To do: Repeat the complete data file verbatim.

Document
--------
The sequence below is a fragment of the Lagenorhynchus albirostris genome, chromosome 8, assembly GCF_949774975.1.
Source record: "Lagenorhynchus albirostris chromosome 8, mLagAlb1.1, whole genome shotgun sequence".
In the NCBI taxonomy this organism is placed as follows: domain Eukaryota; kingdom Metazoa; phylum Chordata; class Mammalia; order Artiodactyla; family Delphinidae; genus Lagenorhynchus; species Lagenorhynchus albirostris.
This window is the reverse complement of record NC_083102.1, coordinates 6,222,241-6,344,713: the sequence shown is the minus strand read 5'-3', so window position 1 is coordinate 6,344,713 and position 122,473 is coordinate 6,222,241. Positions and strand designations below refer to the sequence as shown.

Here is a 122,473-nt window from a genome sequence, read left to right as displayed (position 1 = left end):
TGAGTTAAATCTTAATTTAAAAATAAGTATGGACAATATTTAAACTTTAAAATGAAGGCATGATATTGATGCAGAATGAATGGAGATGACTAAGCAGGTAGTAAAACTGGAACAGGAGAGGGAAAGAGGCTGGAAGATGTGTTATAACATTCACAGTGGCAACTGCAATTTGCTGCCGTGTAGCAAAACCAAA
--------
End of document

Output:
The sequence below is a fragment of the Lagenorhynchus albirostris genome, chromosome 8, assembly GCF_949774975.1.
Source record: "Lagenorhynchus albirostris chromosome 8, mLagAlb1.1, whole genome shotgun sequence".
In the NCBI taxonomy this organism is placed as follows: domain Eukaryota; kingdom Metazoa; phylum Chordata; class Mammalia; order Artiodactyla; family Delphinidae; genus Lagenorhynchus; species Lagenorhynchus albirostris.
This window is the reverse complement of record NC_083102.1, coordinates 6,222,241-6,344,713: the sequence shown is the minus strand read 5'-3', so window position 1 is coordinate 6,344,713 and position 122,473 is coordinate 6,222,241. Positions and strand designations below refer to the sequence as shown.

Here is a 122,473-nt window from a genome sequence, read left to right as displayed (position 1 = left end):
TGAGTTAAATCTTAATTTAAAAATAAGTATGGACAATATTTAAACTTTAAAATGAAGGCATGATATTGATGCAGAATGAATGGAGATGACTAAGCAGGTAGTAAAACTGGAACAGGAGAGGGAAAGAGGCTGGAAGATGTGTTATAACATTCACAGTGGCAACTGCAATTTGCTGCCGTGTAGCAAAACCAAA